Consider developing a better radar and reaction to stress. Maybe you tried to ignore checking your bank account thinking “out of sight, out of mind,” but your brain is too clever for that. Maybe you have been procrastinating deciding or taking action toward a problem. Perhaps your car broke down and has left you with a flurry of worry about how you’ll get over this pothole in life. A mental breakdown is an alarm. It calls you to pay attention and gear up for what your mind perceives as a threat. You see, a fever is rarely the problem. Fever is the natural way for your body to fight back against an intruder. A nervous breakdown is a natural way for your body and mind to let you know that something is seriously wrong—maybe your life or safety is in danger, or something else is making you very uneasy. A fever means there is a virus or bacteria attacking you.

A nervous breakdown may mean there are people, situations, and circumstances that are stressing you and this fever-like reaction may be the first clue to let you reflect on what is happening in your life. Fever can help. It is a natural defense system, even though we seem to fight it with meds. We do the same with mental breakdowns, we fight them with meds when sometimes we should fight the stressors instead of our natural reactions to them! What kind of intruder are you dealing with? What caused the breakdown? In what way is this breakdown a defense? What are you defending yourself against?

Tip 3: Identify Your Tribe

Sometimes it is helpful to be alone when the world seems to be crashing down around you. But there is a difference between “alone time” and being or feeling alone. We are social creatures. Some more than others. In a time of need, allies can be the greatest resources. And isolation and loneliness can be your greatest enemies. It is important to ask: Who are your trusted allies and friends? Who can help with emotional support? Who can help with practical support? Sometimes you can get stuck in your head thinking how you don’t want to bother others, feel embarrassed, or be vulnerable to those who might wish to help us. There is no shame in asking for help. And right now, you may really need it.

Identify by name, a list of people you know you can contact. Ask yourself what is it about them that makes you trust them. What qualities do they have that you admire or feel reassured by? How many people do you have in your trusted tribe? Do you need to recruit more members? Remember that no one—no matter how it might feel—no one is ever alone, and you are not either. If you don’t have any names that come to mind, seek the names of places and online resources where people can be found.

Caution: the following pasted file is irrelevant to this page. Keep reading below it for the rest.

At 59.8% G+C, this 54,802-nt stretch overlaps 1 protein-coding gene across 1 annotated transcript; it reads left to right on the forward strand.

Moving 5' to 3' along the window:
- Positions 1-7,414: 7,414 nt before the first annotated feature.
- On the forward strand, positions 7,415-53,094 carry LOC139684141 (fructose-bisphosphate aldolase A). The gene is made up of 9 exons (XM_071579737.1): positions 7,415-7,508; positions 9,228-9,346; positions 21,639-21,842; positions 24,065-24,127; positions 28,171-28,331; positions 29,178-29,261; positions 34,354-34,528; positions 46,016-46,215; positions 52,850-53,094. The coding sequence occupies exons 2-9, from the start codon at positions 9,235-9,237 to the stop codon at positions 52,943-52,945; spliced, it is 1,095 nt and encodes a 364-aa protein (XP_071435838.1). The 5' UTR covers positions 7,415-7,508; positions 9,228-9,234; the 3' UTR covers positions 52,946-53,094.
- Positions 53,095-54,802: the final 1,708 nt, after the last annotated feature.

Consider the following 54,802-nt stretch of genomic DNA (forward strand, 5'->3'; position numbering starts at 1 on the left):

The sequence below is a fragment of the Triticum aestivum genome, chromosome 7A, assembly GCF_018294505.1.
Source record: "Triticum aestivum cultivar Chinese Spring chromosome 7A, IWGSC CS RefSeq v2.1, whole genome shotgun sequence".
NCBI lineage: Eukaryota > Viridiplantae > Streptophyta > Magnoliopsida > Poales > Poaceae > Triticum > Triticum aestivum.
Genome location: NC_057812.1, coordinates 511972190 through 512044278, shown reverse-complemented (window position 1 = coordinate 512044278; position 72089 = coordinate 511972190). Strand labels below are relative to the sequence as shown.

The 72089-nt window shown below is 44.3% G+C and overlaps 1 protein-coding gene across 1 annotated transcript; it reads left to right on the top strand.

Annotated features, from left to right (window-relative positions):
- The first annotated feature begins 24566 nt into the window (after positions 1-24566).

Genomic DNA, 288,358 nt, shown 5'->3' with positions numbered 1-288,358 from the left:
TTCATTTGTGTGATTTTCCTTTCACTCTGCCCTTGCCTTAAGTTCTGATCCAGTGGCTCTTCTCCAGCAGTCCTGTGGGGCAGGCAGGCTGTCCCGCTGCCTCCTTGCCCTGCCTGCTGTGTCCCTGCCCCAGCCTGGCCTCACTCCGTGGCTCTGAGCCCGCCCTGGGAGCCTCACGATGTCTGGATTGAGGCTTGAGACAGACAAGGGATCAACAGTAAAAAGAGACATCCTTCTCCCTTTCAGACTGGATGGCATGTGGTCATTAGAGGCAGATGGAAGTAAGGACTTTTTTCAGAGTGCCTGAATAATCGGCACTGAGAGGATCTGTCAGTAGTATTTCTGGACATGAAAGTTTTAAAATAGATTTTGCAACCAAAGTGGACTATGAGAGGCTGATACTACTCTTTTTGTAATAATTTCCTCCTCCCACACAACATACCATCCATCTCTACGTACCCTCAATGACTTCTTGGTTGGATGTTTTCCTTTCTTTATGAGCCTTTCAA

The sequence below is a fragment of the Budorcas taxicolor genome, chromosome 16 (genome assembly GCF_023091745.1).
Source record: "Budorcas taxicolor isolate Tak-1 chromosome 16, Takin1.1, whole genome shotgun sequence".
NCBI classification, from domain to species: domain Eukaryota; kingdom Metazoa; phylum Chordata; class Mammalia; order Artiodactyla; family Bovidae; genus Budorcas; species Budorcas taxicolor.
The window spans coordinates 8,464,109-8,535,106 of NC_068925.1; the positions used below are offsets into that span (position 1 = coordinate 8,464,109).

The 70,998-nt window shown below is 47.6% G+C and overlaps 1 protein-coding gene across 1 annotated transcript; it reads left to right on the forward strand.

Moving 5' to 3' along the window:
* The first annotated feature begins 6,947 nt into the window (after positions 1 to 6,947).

Despite how difficult the world feels at times, people like to help. It is good to have a “go-to” list of people and places for any time you feel a mental breakdown is striking again.

Tip 4: Troubleshoot Solutions and Ask for Hugs

This sounds simple, but it is quite difficult because sometimes there may be no solutions. At least, at the time. A solution may be waiting for the storm to pass, or the unpleasant situation to end. You may not be able to move out of your dorm room, or change your job, control a relationship outcome, or stop someone from suing you or damaging your name. Counseling or meds may help you find solutions, but it won’t fix the immediate situation.

No matter what, talking through various options with a trusted someone may put your mind at ease. There is an importance to both practical and emotional support. Solutions are often found when we understand our emotions and have the clarity and composure to take action. Talk through your troubles with a trusted advisor, and as you do—ask your tribe for hugs, prayers, positive vibes, or anything else that you may need to feel better. Research shows that hugs boost your immune system, reduce the amount of stress hormone in your body (cortisol), boost your heart health, reduce your fear, and in general make you feel better, and guess what they are free, and no copays or deductibles are needed.

Tip 5: Reframe Your Perspective, Accept, and Move On

Scott Lynch in “The Republic of Thieves” said that “life boils down to standing in line to get shit dropped on your head. Everyone’s got a place in the queue, you can’t get out of it, and just when you start to congratulate yourself on surviving your dose of shit, you discover that line is actually circular.”

Shit happens to all of us, and it is one unifying factor of the human condition. No wonder you might feel like screaming and yelling at times. Mental breakdowns begin to make more sense when we consider the chaos of life.

Maybe it is not all too cynical. Maybe there is some underlying good to be found in the predicaments that keep dropping on our heads. Maybe these are our portions for the day, week, or month—a ration of reality that is meant for our growth. And no, it is not some slop, though it may taste as much—while these challenges might be bitter, they are most nutritious.

So, you might consider accepting your breakdowns as a mental reboot. There is new software you just downloaded that’ll help your brain operate life a little more efficiently. We are not perfect and are constantly growing.

Give grace to yourself for not being as resilient, courageous, strong, wise, or whatever else you may feel deficient, now allow for yourself to be updated by this new challenge. Anyone familiar knows phones and computers often try and update at times most inconvenient, but these changes produced by our challenges are most meaningful to us because we actually live them.

It may feel like life is beating you up. Better than being beaten down! Change your perspective, accept and give grace, then move on. There is surely more shit or slop coming your way, so be ready for it with a better attitude next time!

Alicja Matusiak in collaboration with Joshua Adams